Islamic Declaration on Global Climate Change

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The International Islamic Climate Change Symposium was held in Istanbul in mid-November 2014 to discuss a draft “Islamic Declaration on Climate Change” which has now been published.  The Declaration clearly states that global climate change is “human-induced” and goes on to state the following:

Our species, though selected to be a caretaker or steward (khalifah) on the earth, has been the cause of such corruption and devastation on it that we are in danger ending life as we know it on our planet.

This current rate of climate change cannot be sustained, and the earth’s fine equilibrium (mīzān) may soon be lost. As we humans are woven into the fabric of the natural world, its gifts are for us to savour. But the same fossil fuels that helped us achieve most of the prosperity we see today are the main cause of climate change. Excessive pollution from fossil fuels threatens to destroy the gifts bestowed on us by God, whom we know as Allah – gifts such as a functioning climate, healthy air to breathe, regular seasons, and living oceans. But our attitude to these gifts has been short-sighted, and we have abused them. What will future generations say of us, who leave them a degraded planet as our legacy? How will we face our Lord and Creator?

Further, the Declaration states that:

  • Ecosystems and human cultures are already at risk from climate change;
  • Risks resulting from climate change caused by extreme events such as heat waves, extreme precipitation and coastal flooding are on the rise;
  • These risks are unevenly distributed, and are generally greater for the poor and disadvantaged communities of every country, at all levels of development;
  • Foreseeable impacts will affect adversely Earth’s biodiversity, the goods and services provided by our ecosystems, and our overall global economy;
  • The Earth’s core physical systems themselves are at risk of abrupt and irreversible changes.

 We are driven to conclude from these warnings that there are serious flaws in the way we have used natural resources – the sources of life on Earth. An urgent and radical reappraisal is called for. Humankind cannot afford the slow progress we have seen in all the COP (Conference of Parties – climate change negotiations) processes since the Millennium Ecosystem Assessment was published in 2005, or the present deadlock.

The Declaration then calls upon the Meeting of the Parties to the Kyoto Protocol which will take place in Paris in December 2015 “to bring their discussions to an equitable and binding conclusion….”

It goes further to call on “well-off nations and oil-producing states” to do the following:

  • Lead the way in phasing out their greenhouse gas emissions as early as possible and no later than the middle of the century;
  • Provide generous financial and technical support to the less well-off to achieve a phase-out of greenhouse gases as early as possible;
  • Recognize the moral obligation to reduce consumption so that the poor may benefit from what is left of the earth’s non-renewable resources;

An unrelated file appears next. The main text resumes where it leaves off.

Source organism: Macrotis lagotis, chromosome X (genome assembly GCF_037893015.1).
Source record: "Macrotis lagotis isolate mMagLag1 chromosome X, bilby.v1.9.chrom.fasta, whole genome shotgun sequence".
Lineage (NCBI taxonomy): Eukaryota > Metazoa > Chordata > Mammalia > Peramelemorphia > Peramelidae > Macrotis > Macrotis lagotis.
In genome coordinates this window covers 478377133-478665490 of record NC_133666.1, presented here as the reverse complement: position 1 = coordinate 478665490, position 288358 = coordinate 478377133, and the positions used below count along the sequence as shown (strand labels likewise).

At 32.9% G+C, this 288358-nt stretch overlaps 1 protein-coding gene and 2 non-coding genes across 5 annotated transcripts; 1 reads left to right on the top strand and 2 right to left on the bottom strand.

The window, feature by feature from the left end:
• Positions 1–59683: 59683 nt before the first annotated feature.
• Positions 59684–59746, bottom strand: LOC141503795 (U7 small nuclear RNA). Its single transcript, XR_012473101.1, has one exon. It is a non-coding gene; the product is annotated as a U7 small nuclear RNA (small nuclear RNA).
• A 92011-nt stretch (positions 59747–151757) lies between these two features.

• Stay within the ‘2 degree’ limit, or, preferably, within the ‘1.5 degree’ limit, bearing in mind that two-thirds of the earth’s proven fossil fuel reserves remain in the ground;
  • Re-focus their concerns from unethical profit from the environment, to that of preserving it and elevating the condition of the world’s poor.
  • Invest in the creation of a green economy.

 And it calls on “corporations, finance, and the business sector” to:

  • Shoulder the consequences of their profit-making activities, and take a visibly more active role in reducing their carbon footprint and other forms of impact upon the natural environment;
  • In order to mitigate the environmental impact of their activities, commit themselves to 100 % renewable energy and/or a zero emissions strategy as early as possible and shift investments into renewable energy;
  • Change from the current business model which is based on an unsustainable escalating economy, and to adopt a circular economy that is wholly sustainable;
  • Pay more heed to social and ecological responsibilities, particularly to the extent that they extract and utilize scarce resources;
  • Assist in the divestment from the fossil fuel driven economy and the scaling up of renewable energy and other ecological alternatives.

As with the Encyclical issued in May by Pope Francis, the “Islamic Declaration on Climate Change” grounds its arguments in both science and religious doctrine.  It will be interesting to see if these statements of concern and policy from religious leaders and scholars will affect the outcome of the meeting in Paris in December and/or the domestic policies of oil-producing and oil-consuming states.

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Sarah Cox
Foreign, International, and Comparative Law Librarian,UConn Law

Sarah Cox is the foreign, international and comparative law subject specialist in the Law Library.  She is the primary library liaison for the LL.Ms in the U.S. Legal Studies program, for the members of Connecticut Journal of International Law and the other J.D.s who take foreign and international law courses, as well as carrying out regular reference department duties.  Sarah received her J.D. from UCONN Law, her Masters in Library and Information Studies and a Certificate in Bibliography from the University of California, Berkeley, and holds a B.A. and M.A. in European History.